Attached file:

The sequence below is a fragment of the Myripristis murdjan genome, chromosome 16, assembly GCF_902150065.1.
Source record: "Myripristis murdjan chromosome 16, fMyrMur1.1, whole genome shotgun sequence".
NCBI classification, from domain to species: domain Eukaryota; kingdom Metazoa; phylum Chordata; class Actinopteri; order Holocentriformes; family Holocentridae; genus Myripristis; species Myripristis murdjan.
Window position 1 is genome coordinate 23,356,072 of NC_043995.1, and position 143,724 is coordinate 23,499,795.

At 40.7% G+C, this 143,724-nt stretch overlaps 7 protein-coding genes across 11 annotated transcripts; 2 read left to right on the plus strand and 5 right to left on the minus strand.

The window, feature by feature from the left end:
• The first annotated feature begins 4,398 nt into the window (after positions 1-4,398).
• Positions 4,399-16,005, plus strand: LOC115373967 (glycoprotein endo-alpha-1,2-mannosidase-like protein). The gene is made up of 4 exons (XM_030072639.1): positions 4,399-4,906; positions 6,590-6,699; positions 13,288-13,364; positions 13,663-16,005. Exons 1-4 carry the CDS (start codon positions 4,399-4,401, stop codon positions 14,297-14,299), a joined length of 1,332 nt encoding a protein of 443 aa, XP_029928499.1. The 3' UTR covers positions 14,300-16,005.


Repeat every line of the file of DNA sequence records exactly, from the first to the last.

The sequence below is a fragment of the Myripristis murdjan genome, chromosome 16, assembly GCF_902150065.1.
Source record: "Myripristis murdjan chromosome 16, fMyrMur1.1, whole genome shotgun sequence".
NCBI classification, from domain to species: domain Eukaryota; kingdom Metazoa; phylum Chordata; class Actinopteri; order Holocentriformes; family Holocentridae; genus Myripristis; species Myripristis murdjan.
Window position 1 is genome coordinate 23,356,072 of NC_043995.1, and position 143,724 is coordinate 23,499,795.

At 40.7% G+C, this 143,724-nt stretch overlaps 7 protein-coding genes across 11 annotated transcripts; 2 read left to right on the plus strand and 5 right to left on the minus strand.

The window, feature by feature from the left end:
• The first annotated feature begins 4,398 nt into the window (after positions 1-4,398).
• Positions 4,399-16,005, plus strand: LOC115373967 (glycoprotein endo-alpha-1,2-mannosidase-like protein). The gene is made up of 4 exons (XM_030072639.1): positions 4,399-4,906; positions 6,590-6,699; positions 13,288-13,364; positions 13,663-16,005. Exons 1-4 carry the CDS (start codon positions 4,399-4,401, stop codon positions 14,297-14,299), a joined length of 1,332 nt encoding a protein of 443 aa, XP_029928499.1. The 3' UTR covers positions 14,300-16,005.